Six decades ago, the U.S. Supreme Court decided Ex parte Quirin, in which the Justices determined that President Franklin Delano Roosevelt possessed the requisite constitutional authority to institute and use a military commission.
On November 13, 2001, President George W. Bush promulgated an Executive Order (Bush Order) that authorized the establishment and application of military commissions as well as purported to eliminate whatever jurisdiction federal courts might have by statute and to deny federal court access to individuals prosecuted or detained for terrorism. The Bush administration substantially premised that the Order and jurisdiction-stripping proviso on Ex parte Quirin. It has also invoked the opinion when adopting related measures that implicate the war on terrorism and when litigating major terrorism cases.
We recently argued that the jurisdiction-stripping provision of the Bush Order exceeded the president's lawful authority, 3 a result necessitated by the U.S. Constitution and by the U.S. Supreme Court decision in Youngstown Sheet & Tube Co. v. Sawyer. Our previous work explicitly left unaddressed, as beyond its scope, any evaluation of what issues might be cognizable in a habeas corpus proceeding to review ongoing detention or a final judgment imposed under the Bush Order.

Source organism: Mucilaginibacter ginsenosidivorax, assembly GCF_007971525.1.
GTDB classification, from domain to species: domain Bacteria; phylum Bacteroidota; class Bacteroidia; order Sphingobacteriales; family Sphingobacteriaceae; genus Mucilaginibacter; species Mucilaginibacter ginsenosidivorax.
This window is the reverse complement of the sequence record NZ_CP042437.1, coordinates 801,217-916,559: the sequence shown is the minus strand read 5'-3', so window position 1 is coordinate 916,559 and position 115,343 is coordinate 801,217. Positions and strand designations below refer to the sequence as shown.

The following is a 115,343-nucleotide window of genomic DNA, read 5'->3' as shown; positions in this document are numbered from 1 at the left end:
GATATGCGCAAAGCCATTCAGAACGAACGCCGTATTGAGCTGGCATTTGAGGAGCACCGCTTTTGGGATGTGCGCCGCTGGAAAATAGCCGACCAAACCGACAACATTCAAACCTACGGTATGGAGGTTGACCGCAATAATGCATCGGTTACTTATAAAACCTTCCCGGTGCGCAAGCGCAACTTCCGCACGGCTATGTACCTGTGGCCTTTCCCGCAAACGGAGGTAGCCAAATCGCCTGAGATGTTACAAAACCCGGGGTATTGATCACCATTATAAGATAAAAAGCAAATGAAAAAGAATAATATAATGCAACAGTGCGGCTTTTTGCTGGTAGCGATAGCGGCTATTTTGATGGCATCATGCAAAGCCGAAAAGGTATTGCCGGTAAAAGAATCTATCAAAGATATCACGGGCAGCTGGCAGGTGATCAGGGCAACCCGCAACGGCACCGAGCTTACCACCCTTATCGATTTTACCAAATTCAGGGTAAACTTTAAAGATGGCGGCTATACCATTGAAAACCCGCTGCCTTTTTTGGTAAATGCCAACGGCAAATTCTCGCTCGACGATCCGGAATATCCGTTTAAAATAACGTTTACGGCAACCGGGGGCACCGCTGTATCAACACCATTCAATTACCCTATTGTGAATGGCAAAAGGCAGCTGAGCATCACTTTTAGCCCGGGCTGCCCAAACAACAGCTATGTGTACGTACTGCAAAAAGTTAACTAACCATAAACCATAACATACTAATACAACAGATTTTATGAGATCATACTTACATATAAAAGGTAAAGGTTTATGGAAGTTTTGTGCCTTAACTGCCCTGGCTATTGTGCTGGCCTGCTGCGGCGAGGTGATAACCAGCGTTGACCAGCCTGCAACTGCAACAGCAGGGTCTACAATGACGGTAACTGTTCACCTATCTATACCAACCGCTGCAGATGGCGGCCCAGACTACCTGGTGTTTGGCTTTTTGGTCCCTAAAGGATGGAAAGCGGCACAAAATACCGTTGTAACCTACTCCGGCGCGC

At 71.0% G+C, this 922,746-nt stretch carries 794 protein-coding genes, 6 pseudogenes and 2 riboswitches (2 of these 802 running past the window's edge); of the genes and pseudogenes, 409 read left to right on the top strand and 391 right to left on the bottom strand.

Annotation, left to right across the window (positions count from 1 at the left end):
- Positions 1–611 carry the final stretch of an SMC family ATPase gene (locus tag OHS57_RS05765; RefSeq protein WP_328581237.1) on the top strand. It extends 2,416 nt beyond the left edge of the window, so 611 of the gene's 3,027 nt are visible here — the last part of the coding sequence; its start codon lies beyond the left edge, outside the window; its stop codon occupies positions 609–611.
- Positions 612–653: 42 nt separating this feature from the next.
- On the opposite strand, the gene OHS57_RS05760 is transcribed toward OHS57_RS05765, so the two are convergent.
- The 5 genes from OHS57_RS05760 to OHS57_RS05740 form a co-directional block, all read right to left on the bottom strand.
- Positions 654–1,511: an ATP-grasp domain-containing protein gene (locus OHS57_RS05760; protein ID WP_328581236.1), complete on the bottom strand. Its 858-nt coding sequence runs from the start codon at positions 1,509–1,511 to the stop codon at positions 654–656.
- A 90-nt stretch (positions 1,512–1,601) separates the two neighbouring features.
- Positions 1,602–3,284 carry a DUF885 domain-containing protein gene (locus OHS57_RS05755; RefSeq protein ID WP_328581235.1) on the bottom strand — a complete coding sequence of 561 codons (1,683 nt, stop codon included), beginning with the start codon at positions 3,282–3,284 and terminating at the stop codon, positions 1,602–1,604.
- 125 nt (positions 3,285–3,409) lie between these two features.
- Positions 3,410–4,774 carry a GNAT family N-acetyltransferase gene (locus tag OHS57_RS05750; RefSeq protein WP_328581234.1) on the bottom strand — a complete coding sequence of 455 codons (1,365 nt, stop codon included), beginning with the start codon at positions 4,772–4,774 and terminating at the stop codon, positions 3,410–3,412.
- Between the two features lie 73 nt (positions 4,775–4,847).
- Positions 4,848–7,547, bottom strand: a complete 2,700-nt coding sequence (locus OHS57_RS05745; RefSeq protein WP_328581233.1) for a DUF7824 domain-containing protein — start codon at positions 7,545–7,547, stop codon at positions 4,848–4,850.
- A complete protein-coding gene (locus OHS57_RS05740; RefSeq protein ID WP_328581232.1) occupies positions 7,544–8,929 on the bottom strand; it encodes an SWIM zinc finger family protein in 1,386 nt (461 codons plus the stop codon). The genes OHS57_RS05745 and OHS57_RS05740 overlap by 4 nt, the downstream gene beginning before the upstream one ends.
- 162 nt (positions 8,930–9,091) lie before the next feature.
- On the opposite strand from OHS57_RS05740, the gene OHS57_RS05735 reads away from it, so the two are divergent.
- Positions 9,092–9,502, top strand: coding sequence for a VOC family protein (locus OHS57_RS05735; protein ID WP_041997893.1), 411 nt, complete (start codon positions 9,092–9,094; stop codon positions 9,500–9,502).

Part I of this Article evaluates the Bush Order that created the tribunals and ostensibly nullified federal court jurisdiction, while briefly explaining why the President lacks constitutional authority to preclude this jurisdiction and canvassing his administration's reliance on Quirin. Part II then scrutinizes the decision and ascertains that the ruling should be confined to its peculiar facts. Part III next details federal habeas corpus's evolution since the 1940s. Finally, Part IV asserts that Quirin must be modernized to conform with twenty-first century habeas corpus law and concludes by surveying the types of issues that might be cognizable in a habeas corpus court, even though an anachronistic, unduly rigid and insupportably overbroad construction of Quirin may appear to prohibit their merits disposition.
A. Christopher Bryant & Carl Tobias, Quirin Revisited, 2003 Wis. L. Rev. 309